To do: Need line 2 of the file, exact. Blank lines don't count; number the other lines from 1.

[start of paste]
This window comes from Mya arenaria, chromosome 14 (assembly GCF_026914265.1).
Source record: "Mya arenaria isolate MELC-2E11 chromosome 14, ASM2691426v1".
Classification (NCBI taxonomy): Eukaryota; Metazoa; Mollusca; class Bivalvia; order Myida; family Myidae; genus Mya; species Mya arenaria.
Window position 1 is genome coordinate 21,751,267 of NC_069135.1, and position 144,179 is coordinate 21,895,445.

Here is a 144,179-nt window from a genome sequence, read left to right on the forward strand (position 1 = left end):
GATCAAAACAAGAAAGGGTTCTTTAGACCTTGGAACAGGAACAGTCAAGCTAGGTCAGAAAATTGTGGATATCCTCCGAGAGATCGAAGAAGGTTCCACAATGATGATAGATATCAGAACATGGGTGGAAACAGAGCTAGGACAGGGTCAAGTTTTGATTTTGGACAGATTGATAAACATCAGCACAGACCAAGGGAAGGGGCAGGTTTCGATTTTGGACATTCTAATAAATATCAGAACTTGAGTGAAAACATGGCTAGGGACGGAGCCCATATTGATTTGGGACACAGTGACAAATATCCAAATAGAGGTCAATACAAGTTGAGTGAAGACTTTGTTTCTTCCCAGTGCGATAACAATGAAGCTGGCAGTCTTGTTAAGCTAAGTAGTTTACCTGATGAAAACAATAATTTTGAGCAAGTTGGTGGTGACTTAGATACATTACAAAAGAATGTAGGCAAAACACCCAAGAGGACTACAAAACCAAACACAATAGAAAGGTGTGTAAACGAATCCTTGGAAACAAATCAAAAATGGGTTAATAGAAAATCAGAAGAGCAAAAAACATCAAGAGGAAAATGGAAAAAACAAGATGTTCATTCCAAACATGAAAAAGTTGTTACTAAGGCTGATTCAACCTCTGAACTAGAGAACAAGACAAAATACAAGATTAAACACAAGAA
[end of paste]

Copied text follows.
Source record: "Mya arenaria isolate MELC-2E11 chromosome 14, ASM2691426v1".